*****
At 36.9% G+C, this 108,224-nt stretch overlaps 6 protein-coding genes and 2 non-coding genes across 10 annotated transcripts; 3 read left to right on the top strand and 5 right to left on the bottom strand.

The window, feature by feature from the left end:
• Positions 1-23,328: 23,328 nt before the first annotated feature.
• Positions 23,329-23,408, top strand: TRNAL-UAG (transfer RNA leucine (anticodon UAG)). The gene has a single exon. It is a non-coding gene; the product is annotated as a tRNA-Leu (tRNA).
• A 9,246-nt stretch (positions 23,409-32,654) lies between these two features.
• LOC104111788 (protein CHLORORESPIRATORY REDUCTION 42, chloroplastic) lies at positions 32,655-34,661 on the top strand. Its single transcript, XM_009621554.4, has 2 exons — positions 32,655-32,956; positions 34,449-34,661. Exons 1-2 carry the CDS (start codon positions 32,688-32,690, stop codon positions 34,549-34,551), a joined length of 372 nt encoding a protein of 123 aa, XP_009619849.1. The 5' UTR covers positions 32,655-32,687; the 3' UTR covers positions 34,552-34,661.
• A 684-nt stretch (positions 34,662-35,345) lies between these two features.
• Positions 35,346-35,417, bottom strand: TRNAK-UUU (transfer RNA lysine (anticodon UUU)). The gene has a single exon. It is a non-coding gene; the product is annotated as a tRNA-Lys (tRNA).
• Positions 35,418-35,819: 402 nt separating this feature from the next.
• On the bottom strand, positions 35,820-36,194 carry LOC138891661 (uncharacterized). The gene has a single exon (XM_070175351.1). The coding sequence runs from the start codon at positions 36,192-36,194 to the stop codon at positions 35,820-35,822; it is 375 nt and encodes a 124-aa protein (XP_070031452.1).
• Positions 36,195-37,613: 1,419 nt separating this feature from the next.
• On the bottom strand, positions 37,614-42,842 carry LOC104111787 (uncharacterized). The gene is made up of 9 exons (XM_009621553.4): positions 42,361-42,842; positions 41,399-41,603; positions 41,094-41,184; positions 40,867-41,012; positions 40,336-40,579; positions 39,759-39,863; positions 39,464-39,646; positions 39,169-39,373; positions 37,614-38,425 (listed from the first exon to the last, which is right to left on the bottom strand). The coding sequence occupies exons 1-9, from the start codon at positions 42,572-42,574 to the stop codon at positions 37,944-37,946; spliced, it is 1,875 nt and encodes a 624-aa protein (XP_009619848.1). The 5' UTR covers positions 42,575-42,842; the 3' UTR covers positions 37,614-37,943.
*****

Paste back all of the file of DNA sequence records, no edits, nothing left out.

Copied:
At 36.9% G+C, this 108,224-nt stretch overlaps 6 protein-coding genes and 2 non-coding genes across 10 annotated transcripts; 3 read left to right on the top strand and 5 right to left on the bottom strand.

The window, feature by feature from the left end:
• Positions 1-23,328: 23,328 nt before the first annotated feature.
• Positions 23,329-23,408, top strand: TRNAL-UAG (transfer RNA leucine (anticodon UAG)). The gene has a single exon. It is a non-coding gene; the product is annotated as a tRNA-Leu (tRNA).
• A 9,246-nt stretch (positions 23,409-32,654) lies between these two features.
• LOC104111788 (protein CHLORORESPIRATORY REDUCTION 42, chloroplastic) lies at positions 32,655-34,661 on the top strand. Its single transcript, XM_009621554.4, has 2 exons — positions 32,655-32,956; positions 34,449-34,661. Exons 1-2 carry the CDS (start codon positions 32,688-32,690, stop codon positions 34,549-34,551), a joined length of 372 nt encoding a protein of 123 aa, XP_009619849.1. The 5' UTR covers positions 32,655-32,687; the 3' UTR covers positions 34,552-34,661.
• A 684-nt stretch (positions 34,662-35,345) lies between these two features.
• Positions 35,346-35,417, bottom strand: TRNAK-UUU (transfer RNA lysine (anticodon UUU)). The gene has a single exon. It is a non-coding gene; the product is annotated as a tRNA-Lys (tRNA).
• Positions 35,418-35,819: 402 nt separating this feature from the next.
• On the bottom strand, positions 35,820-36,194 carry LOC138891661 (uncharacterized). The gene has a single exon (XM_070175351.1). The coding sequence runs from the start codon at positions 36,192-36,194 to the stop codon at positions 35,820-35,822; it is 375 nt and encodes a 124-aa protein (XP_070031452.1).
• Positions 36,195-37,613: 1,419 nt separating this feature from the next.
• On the bottom strand, positions 37,614-42,842 carry LOC104111787 (uncharacterized). The gene is made up of 9 exons (XM_009621553.4): positions 42,361-42,842; positions 41,399-41,603; positions 41,094-41,184; positions 40,867-41,012; positions 40,336-40,579; positions 39,759-39,863; positions 39,464-39,646; positions 39,169-39,373; positions 37,614-38,425 (listed from the first exon to the last, which is right to left on the bottom strand). The coding sequence occupies exons 1-9, from the start codon at positions 42,572-42,574 to the stop codon at positions 37,944-37,946; spliced, it is 1,875 nt and encodes a 624-aa protein (XP_009619848.1). The 5' UTR covers positions 42,575-42,842; the 3' UTR covers positions 37,614-37,943.